I have a few turkeys that I set around at Thanksgiving to remind me of Mama. No, she wasn’t a turkey. (You really didn’t think that, did you?) She had a bunch of turkeys she set around to celebrate the season.

In the picture above, I tried to make mine look like a real flock of goblers, but the best I could do was a drill team.

I consider this one the mama turkey because she’s the biggest. And white. But I think it’s really a tom.

We had a great time

(Meleagris gallopavo subsp. intermedia) Wild t...

both days. And in case you’re wondering, Dad has the CLEANEST garage I’ve seen since we ate one year in Brother Jeffrey’s garage.

Garage dining–a Spess Family tradition. 🙂

Hope your Thanksgiving was as much fun as ours!

May the Lord make your love increase and overflow for each other and for everyone else, just as ours does for you. 1 Thess. 3:12


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Ready? Set . . .

A Turkey.

Image via Wikipedia

Terminally Curious has a question–

Are you ready for Thanksgiving, 2010? If you’re hosting it at your house, chances are you’re not.

 We’re having Turkey Day here at the Ridgemont homestead. That means not only cooking, cook, cooking, but also cleaning, Cleaning, CLEANING!!!

But it’s all good. Since the house will be clean, it’ll be ready for Christmas decorating, which, of course, is coming soon.

And the kids will all be here with their honeys tomorrow. That’s the part I like best. It can never be like it once was, too many people who live deep in my heart who’ve passed on, but in some ways it’s almost as good. Just really different.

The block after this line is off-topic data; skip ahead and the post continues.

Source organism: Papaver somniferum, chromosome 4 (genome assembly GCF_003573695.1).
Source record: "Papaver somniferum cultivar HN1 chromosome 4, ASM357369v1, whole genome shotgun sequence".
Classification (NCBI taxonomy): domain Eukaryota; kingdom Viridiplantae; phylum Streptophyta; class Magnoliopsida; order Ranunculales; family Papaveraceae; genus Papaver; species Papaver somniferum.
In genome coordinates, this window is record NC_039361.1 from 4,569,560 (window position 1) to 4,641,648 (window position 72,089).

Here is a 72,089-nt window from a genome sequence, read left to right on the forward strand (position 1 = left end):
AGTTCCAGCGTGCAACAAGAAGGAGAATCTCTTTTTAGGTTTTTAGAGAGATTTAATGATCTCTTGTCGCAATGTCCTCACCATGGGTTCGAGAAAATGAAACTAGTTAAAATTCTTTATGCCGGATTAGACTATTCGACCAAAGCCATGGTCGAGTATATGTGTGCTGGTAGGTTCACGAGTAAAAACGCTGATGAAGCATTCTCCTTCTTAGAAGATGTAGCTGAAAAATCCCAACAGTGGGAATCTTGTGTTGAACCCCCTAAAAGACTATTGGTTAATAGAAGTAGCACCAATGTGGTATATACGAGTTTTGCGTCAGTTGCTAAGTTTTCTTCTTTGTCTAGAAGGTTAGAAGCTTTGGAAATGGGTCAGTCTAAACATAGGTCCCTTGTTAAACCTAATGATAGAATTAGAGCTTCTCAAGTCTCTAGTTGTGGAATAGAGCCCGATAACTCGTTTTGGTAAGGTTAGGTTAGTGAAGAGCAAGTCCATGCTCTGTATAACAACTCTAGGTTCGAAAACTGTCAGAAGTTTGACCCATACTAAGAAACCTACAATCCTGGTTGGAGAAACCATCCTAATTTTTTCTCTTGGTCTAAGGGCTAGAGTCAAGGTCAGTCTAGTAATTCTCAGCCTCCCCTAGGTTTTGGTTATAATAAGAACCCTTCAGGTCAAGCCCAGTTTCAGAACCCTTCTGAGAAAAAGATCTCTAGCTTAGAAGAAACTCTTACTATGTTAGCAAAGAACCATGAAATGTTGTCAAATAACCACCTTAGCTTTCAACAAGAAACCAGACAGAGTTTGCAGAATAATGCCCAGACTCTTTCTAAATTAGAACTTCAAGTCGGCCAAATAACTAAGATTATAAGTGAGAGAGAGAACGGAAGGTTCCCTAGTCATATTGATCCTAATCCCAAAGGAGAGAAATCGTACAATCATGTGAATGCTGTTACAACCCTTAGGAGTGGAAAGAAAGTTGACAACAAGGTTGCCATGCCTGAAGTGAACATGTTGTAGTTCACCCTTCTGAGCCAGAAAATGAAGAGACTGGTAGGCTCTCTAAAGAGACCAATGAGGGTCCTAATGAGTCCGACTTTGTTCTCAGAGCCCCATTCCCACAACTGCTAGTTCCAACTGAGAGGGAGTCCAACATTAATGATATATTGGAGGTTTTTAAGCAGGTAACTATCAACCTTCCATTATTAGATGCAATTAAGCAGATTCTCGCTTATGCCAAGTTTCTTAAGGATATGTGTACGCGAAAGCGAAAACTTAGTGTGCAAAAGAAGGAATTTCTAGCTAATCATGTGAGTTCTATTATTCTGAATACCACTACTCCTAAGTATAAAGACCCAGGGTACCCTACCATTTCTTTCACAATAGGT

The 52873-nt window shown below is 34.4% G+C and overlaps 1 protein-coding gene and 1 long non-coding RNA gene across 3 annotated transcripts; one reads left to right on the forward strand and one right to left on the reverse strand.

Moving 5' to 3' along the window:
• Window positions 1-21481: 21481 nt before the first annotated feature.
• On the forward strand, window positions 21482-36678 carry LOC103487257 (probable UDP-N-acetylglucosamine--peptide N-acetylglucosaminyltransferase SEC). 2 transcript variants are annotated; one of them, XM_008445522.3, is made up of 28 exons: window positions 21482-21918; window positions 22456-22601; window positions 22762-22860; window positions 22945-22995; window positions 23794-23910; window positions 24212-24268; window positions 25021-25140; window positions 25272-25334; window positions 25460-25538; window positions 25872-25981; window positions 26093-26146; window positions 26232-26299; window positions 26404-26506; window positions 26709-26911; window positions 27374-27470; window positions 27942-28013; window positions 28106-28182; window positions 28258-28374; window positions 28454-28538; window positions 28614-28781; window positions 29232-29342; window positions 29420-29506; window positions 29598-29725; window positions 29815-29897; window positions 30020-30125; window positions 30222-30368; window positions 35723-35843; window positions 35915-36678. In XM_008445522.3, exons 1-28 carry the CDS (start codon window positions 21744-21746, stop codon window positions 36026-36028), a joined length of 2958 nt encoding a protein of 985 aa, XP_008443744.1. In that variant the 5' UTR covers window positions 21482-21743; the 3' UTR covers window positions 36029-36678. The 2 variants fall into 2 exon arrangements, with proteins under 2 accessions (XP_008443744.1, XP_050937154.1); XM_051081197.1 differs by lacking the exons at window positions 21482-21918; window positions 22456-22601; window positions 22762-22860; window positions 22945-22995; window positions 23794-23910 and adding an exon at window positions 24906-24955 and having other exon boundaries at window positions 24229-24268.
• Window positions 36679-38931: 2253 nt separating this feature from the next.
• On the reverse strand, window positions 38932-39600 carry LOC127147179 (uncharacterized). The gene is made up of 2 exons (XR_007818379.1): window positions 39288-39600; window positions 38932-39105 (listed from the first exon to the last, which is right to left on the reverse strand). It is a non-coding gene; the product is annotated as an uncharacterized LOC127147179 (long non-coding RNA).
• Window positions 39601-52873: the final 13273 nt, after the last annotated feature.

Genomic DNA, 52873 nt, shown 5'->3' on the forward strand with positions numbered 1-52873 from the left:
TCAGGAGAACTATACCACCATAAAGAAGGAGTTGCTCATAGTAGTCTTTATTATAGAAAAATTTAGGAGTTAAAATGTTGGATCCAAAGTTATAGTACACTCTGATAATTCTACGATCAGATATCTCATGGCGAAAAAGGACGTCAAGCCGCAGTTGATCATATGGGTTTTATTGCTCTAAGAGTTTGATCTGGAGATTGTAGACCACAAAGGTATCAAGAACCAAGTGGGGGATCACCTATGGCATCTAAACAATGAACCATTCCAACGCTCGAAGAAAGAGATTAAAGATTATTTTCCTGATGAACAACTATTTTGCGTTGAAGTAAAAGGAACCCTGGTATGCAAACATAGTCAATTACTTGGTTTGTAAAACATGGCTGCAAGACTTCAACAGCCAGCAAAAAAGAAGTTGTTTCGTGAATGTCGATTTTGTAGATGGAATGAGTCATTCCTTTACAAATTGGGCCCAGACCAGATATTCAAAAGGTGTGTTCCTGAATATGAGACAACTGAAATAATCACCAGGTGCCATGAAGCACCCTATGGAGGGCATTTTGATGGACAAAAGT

Now I’m the one responsible for most of the cooking and not giving anyone food poisoning. (I worry.) I’m the one who has to remember everyone’s favorites and make sure it’s on the table. And the people I used to call to ask, “how do I . . . ?” aren’t there anymore. I have to figure it out on my own.

Have-to-haves on our Thanksgiving table? Roast turkey–not deep fried or smoked, “fresh” ham,  Brad’s strawberry-sour-cream jello salad, Paula Deen‘s sour cream muffin thingies, Grandmother’s dressing, Matt’s tabouli, Danny’s deviled eggs. Of course, mashed potatoes and giblet gravy. 

Now, make Terminally Curious happy. Tell me:

  1. What have-to-haves are on your Thanksgiving table?
  2. Hard or soft “G” in giblet?

  

I think this is Virginia Creeper. It grows wild on my fence, and I think it’s pretty when it turns all red like this, so I though I’d share it with you.

Happy Thanksgiving!